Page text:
Skiathos – one beach at a time

Well we thought we couldn’t find a Greek island to rival Alonissos – and really we couldn’t – Alonissos’s charms are unique. But we moved on to Skiathos and had another amazing Greek island experience.
Skiathos is also unique – a compact island offering a mixture of charming low development and beautiful (mainly sandy) beaches, both wild and manicured.
The south coast of Skiathos, where we stayed, offers beautiful sandy beaches, some small coves and some longer stretches with stunning views from every angle. We stayed in a villa up high on the hill between Achladies and Sklithri beaches, with a view from our infinity pool over Kanapitsa beach, with its small passenger speed boats’ comings and goings, and the hills of Euboea beyond – it was truly a view to die for.
We tried  all those beaches on the south coast and then ventured to the west and north coast – after all Skiathos is famous for its beaches. We couldn’t try them all in the week we had, so we had to be selective. We spent a day on the rugged Mikros Aselinos (Little Aselinos) beach which we reached on a long dirt track, sharing the small semi circle of golden sand with only 20 other visitors and we ate the most delicious fried calamari and rosemary chips at the legendary driftwood taverna there. The sea was crystal clear and warm and offered excellent snorkelling. We stayed, as always, until the sun dipped away in a blazing ball on the mountain behind.
Another sun kissed day was spent on the Krifi Ammos beach, on the Mandraki Peninsular, which facing west gave us a longer day and meant we stayed until 7.30 pm on our sun loungers soaking up the sunset as it dipped below Mt Pelion on the mainland. Again there were only a handful of visitors on this beach, which made the experience so much more special, and the snorkelling revealed more fish than we saw anywhere else. Big Banana beach offered a real contrast, with its decadent sunloungers provided by the Hotel Elivi. We wallowed in them and enjoyed their attentive bar service and also experienced the magic of a small pod of dolphins passing by. Here we possibly found the best position from which to watch the sunset.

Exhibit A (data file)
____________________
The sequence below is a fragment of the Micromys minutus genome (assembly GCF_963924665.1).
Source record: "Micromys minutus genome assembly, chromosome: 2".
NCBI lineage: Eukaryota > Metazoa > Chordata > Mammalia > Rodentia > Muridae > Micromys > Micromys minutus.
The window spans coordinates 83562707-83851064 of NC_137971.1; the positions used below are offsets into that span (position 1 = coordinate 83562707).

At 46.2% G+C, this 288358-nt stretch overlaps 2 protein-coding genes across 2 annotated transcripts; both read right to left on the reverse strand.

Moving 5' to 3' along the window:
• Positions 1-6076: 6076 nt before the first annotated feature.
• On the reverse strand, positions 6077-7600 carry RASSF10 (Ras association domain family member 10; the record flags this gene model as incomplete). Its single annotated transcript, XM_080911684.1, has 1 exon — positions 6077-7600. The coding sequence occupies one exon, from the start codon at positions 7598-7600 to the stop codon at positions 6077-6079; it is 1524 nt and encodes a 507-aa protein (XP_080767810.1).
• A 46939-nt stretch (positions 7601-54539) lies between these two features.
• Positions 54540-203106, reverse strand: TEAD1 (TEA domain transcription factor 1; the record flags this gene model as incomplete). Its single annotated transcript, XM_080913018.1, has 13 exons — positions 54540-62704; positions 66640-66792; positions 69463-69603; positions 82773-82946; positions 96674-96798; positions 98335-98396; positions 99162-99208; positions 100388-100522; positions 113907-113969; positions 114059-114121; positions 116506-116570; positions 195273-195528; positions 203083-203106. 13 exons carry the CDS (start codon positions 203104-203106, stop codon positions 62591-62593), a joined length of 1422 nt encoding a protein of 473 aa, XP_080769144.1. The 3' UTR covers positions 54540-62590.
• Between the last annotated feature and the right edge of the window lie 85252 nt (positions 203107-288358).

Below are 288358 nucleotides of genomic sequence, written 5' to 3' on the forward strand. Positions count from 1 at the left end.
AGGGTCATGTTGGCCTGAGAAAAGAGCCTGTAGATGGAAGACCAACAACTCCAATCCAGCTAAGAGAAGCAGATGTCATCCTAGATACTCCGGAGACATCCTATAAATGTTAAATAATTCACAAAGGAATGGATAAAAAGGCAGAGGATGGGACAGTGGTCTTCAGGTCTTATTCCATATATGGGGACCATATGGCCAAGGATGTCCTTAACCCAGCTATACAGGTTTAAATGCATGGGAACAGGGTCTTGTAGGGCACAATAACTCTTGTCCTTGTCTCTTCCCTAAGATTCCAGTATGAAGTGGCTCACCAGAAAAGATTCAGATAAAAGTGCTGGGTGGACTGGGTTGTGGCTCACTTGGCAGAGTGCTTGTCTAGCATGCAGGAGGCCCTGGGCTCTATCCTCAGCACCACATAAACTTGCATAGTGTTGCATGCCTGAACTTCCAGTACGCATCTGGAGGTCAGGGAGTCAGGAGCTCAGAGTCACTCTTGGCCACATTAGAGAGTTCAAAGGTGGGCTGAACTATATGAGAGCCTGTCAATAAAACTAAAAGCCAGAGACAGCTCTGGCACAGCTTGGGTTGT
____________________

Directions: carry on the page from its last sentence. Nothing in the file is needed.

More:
Lalaria beach, nestling under the white cliffs, could only be reached by boat and we made it, resisting the temptation to take home some of its unique white round pebbles (there is even an amnesty box at the airport giving you the chance to relinquish these pebbles). Closer to home the narrow strip of Sklithri, with its charming water-side taverna, was a favourite although the sun left it quite early. There are so many beaches to visit, and we left not having enjoyed famous Koukounaries, lovely Troulos or Mandraki beaches – we will return to see them.
There is more to Skiathos than beaches – we spent a morning exploring the abandoned old capital, Kastro, which was literally built on a rock in the sea. The ruins of 400 houses and 20 churches, including a cathedral and a mosque, were truly remarkably squeezed onto the tiny rock and left us wanting to know more about life in the settlement which was the capital until 1820. A couple of miles down the road, the monastery of Evangelina was charming and pretty and we spent a relaxing hour there wandering in its cool courtyard. As well as being a beautiful spot it is famous for its roll as a meeting place during the early stages of the Greek War of Independence and the first flag of modern Greece was woven here.
The ‘modern’ capital of Skiathos, Skiathos Town, is a gem. Lots of low rise white buildings, higgeldy piggedly stretching back up the hillside from the old and new ports. It has a lovely feel to it, a gentle hum and buzz which make it interesting and fun to visit without too much bother. During the day we found baklava shops, hand made pottery shops where we marvelled at the fish inspired dishes and bowls, and ate gyros on the tables at the street corner. In the evening we saw it glistening under the stars and tasteful lighting, eating seafood in the wonderful Bakaliko and Limonaki restaurants on decks built over the sea. It really is a Mediterranean town you will never tire of.
The food was always delicious and we ate in the most varied of locations, from street corner gyro kiosk to high end restaurants – Bakaliko was a particular favourite for a birthday meal. We were never let down by its vast range of fish, meat, pastries and vegetable dishes.
Skiathos really is a remarkable little island, offering so much variety …it is hardly surprising that at the airport we found ourselves surrounded by passengers who were on their third and fifth return trips there. We left wanting to come back too.


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